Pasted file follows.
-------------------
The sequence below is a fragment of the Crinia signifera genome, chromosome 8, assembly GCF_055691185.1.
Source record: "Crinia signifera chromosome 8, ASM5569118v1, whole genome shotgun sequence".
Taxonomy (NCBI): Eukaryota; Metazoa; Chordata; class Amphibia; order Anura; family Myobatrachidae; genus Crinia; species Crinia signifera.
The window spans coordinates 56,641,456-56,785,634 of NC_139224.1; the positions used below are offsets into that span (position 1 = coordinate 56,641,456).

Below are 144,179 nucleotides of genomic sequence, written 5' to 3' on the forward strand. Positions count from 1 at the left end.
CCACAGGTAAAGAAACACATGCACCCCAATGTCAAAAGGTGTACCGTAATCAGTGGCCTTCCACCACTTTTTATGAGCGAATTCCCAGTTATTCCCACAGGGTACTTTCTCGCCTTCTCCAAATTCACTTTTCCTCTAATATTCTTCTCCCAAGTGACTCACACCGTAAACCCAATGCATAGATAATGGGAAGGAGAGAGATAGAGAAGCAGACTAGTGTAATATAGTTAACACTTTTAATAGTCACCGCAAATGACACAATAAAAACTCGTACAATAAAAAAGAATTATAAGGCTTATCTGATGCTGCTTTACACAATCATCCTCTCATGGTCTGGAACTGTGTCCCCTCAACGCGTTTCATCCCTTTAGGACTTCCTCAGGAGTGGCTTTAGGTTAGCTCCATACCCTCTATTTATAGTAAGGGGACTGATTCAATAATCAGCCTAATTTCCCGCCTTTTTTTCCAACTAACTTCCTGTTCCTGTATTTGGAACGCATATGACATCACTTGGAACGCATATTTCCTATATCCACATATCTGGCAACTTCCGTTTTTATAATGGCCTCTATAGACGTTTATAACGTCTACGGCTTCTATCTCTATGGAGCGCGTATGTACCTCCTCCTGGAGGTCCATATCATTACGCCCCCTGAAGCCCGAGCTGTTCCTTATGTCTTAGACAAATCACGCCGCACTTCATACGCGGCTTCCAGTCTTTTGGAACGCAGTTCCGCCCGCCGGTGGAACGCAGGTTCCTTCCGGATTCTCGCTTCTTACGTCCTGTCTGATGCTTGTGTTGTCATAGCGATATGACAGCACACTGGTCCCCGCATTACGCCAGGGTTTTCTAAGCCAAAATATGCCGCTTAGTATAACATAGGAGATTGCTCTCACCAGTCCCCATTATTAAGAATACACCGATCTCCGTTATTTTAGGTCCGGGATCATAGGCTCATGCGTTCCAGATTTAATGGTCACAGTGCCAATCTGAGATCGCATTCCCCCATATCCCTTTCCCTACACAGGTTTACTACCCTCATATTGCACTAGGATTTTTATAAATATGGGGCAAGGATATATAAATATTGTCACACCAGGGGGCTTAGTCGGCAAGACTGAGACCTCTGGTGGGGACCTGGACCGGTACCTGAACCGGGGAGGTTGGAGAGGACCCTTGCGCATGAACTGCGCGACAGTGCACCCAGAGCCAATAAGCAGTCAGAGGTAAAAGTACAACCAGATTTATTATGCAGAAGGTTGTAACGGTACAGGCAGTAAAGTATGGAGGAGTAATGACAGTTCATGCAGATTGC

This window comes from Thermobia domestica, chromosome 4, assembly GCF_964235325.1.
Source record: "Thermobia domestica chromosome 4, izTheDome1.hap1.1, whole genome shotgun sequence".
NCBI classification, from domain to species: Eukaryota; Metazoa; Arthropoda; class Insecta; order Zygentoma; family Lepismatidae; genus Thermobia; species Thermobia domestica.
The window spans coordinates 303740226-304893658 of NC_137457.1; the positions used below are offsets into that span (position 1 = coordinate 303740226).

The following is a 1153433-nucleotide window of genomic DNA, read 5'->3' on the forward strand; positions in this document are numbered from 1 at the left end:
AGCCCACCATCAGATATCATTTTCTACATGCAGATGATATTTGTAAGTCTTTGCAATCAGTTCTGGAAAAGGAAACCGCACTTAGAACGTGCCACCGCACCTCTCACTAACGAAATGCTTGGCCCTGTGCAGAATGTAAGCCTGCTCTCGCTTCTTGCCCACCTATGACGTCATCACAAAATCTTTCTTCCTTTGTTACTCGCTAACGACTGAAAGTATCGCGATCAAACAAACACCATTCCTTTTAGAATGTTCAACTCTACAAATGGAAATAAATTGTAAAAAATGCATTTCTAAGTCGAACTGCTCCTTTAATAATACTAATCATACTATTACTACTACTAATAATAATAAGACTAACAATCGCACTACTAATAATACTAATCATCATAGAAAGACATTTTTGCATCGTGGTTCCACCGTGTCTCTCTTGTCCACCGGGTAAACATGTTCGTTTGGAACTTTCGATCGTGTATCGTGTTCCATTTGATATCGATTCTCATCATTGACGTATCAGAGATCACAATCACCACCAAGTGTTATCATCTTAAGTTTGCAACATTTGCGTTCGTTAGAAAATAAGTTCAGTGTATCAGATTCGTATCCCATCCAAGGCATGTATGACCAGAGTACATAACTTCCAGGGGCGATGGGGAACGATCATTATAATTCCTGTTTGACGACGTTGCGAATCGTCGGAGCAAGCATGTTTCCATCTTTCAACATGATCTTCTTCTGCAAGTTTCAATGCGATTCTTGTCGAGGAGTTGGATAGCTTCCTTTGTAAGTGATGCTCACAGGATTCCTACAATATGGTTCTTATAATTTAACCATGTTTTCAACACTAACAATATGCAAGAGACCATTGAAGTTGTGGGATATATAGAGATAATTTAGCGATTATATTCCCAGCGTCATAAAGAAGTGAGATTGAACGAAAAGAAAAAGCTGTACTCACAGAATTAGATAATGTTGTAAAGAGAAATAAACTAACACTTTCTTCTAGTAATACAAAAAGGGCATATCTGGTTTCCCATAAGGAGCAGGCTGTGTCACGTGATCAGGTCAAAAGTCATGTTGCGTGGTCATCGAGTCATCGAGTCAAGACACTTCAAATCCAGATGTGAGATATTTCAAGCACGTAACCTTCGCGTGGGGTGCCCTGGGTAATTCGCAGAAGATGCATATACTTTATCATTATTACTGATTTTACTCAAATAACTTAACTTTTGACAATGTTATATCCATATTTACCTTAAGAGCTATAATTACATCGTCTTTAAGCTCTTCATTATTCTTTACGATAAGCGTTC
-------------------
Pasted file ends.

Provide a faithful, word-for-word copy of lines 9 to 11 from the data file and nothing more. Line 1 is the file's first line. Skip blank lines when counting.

NCBI classification, from domain to species: Eukaryota; Metazoa; Arthropoda; class Insecta; order Zygentoma; family Lepismatidae; genus Thermobia; species Thermobia domestica.
The window spans coordinates 303740226-304893658 of NC_137457.1; the positions used below are offsets into that span (position 1 = coordinate 303740226).

The following is a 1153433-nucleotide window of genomic DNA, read 5'->3' on the forward strand; positions in this document are numbered from 1 at the left end: